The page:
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This question is most probably meaningful when there is a lot of area to build a single house. The main purpose is to keep the heat inside in winters, where it rarely drops below -5 degrees Celsius.

The concept house -with a living area of no more than 60m2- is designed in a way that its concrete walls are covered /surrounded by a sand barrier. The concrete walls are 5cm thick and 220cm high while the sand barrier is ~40cm thick and ~150cm tall. Several windows are planned to be placed between the sand barrier's top and the ceiling.

So, what should be taken into account before attempting to use sand as an insulation material in that way? For instance:

  1. What is the ideal grain size?
  2. When damp or wet, how effective would the sand barrier be?
  3. Is it easy to keep the sand dry, especially in rainy climates? Would the sand barrier absorb the moisture in the air -even when covered by a roof? What type of sand would be the best?
  4. What plants and other organisms would grow up in the sand?
  5. What constructional and functional complexities would be encountered?

The list may go on...


Considering all these and more, do you think a sand barrier is an effective, reliable and 'long term' solution for heat insulation? Thank you.

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    The thermal mass of the sand will dominate the insulation value. Also, because of its density it will be difficult to contain compared to just about anything else. Where sand is used as is in buildings they're usually buried in it to and the thermal mass works to cool the building, with the sand over the top helping heat it at night. Sand in the walls will not be an insulator in any meaningful sense, as @juhist points out in their answer
    – Móż
    Oct 10, 2021 at 8:48
  • Whatever keeps the water out of the sand should also stop plants growing in it, especially if you're in an area with termites. Otherwise you are likely to get roots or stems growing through it (rather than in it).
    – Móż
    Oct 10, 2021 at 8:49
  • I this a school assignment? It reads like a very weird school assignment to me. The spurious numbers make me suspect so.
    – Móż
    Oct 10, 2021 at 8:51
  • @Móż Thanks for your reply. It is not a school assignment. I am trying to come up with a conventional and economical house. That is why the values are specific.
    – Xfce4
    Oct 10, 2021 at 9:00
  • @Móż By the sentence 'The thermal mass of the sand will dominate the insulation value' do you mean that I will spend too much energy to warm up the sand before it can act as a heat barrier?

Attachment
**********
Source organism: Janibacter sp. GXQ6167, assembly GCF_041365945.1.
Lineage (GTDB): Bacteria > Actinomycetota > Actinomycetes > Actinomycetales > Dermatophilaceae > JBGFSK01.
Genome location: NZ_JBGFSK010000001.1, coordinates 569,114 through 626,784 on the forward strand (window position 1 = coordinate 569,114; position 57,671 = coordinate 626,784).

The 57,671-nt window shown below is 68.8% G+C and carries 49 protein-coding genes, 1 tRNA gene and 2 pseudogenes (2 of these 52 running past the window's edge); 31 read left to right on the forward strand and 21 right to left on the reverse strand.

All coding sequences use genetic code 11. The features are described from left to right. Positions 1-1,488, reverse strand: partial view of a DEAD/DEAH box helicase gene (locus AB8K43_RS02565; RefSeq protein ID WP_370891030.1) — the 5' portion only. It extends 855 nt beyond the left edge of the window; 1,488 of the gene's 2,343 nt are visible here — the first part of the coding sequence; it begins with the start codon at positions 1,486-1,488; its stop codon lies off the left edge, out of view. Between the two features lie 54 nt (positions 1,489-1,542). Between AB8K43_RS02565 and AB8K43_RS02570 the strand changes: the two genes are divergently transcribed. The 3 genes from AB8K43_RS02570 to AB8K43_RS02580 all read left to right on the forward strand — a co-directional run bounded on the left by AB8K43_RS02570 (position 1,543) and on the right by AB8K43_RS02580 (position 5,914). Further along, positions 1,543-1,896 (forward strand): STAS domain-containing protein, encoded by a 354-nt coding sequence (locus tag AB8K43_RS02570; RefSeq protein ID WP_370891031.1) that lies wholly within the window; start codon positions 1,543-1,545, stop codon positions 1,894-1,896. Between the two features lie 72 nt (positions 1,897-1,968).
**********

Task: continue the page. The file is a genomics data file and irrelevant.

– Xfce4
    Oct 10, 2021 at 9:06

1 Answer 1

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Even though rock is a poor heat conductor for example in geothermal wells that slowly become cooler over time as heat is extracted, you cannot use sand as a general purpose heat insulator in houses. The coefficient of thermal conductivity isn't just small enough.

Sand has a coefficient of heat conductivity of about 1-2 W/mK.

A real insulator like expanded polystyrene has coefficient of heat conductivity of about 0.03 - 0.04 W/mK.

You need nearly 50 times more dimension in the walls for sand to work effectively. This means the exterior dimensions of your house could be several times bigger than the interior dimensions. Not practical.

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  • According to this link dry sand (sand with 0% water content) has thermal conductivity around 0.25 W/mK.
    – Xfce4
    Oct 9, 2021 at 8:42
  • So, for 25cm thick sand barrier, U-value is 1 W/m^2.K. That means 'each square-meter of the 25cm-thick-sand-barrier' will leak /conduct heat at the rate of 1W per Kelvin, right? Then, if the outside is 15 degrees colder than the inside in average, a 30m long and 1.5m high sand barrier will conduct heat at almost 0.7kW. This is around 17kWh daily and 500kWh monthly. Does not seem to be an economical solution.
    – Xfce4
    Oct 10, 2021 at 6:22
  • I don't know about sand, but rammed-earth walls get their insulating power not from heat conductivity, but from thermal mass: it takes several days to warm up a wall a half-meter thick, so the indoor temperature is the long-term average of the outdoor temperature.
    – Mark
    Oct 11, 2021 at 20:58
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    @Mark a properly designed mud brick wall will have a heat travel time of about 12 hours, so that successive waves of heat and cool reach the inside just as the day turns. Or alternatively the wall takes about 12 hours to heat up or cool down, depending on how you look at it. Sadly this is often not the case, and obviously not all walls can face the sun so in heating climates they just make it hard to heat the house. A friend has a house like this and it's really, really annoying in winter. You need actual insulation over most surfaces for the thermal mass to be useful.
    – Móż
    Oct 12, 2021 at 7:57

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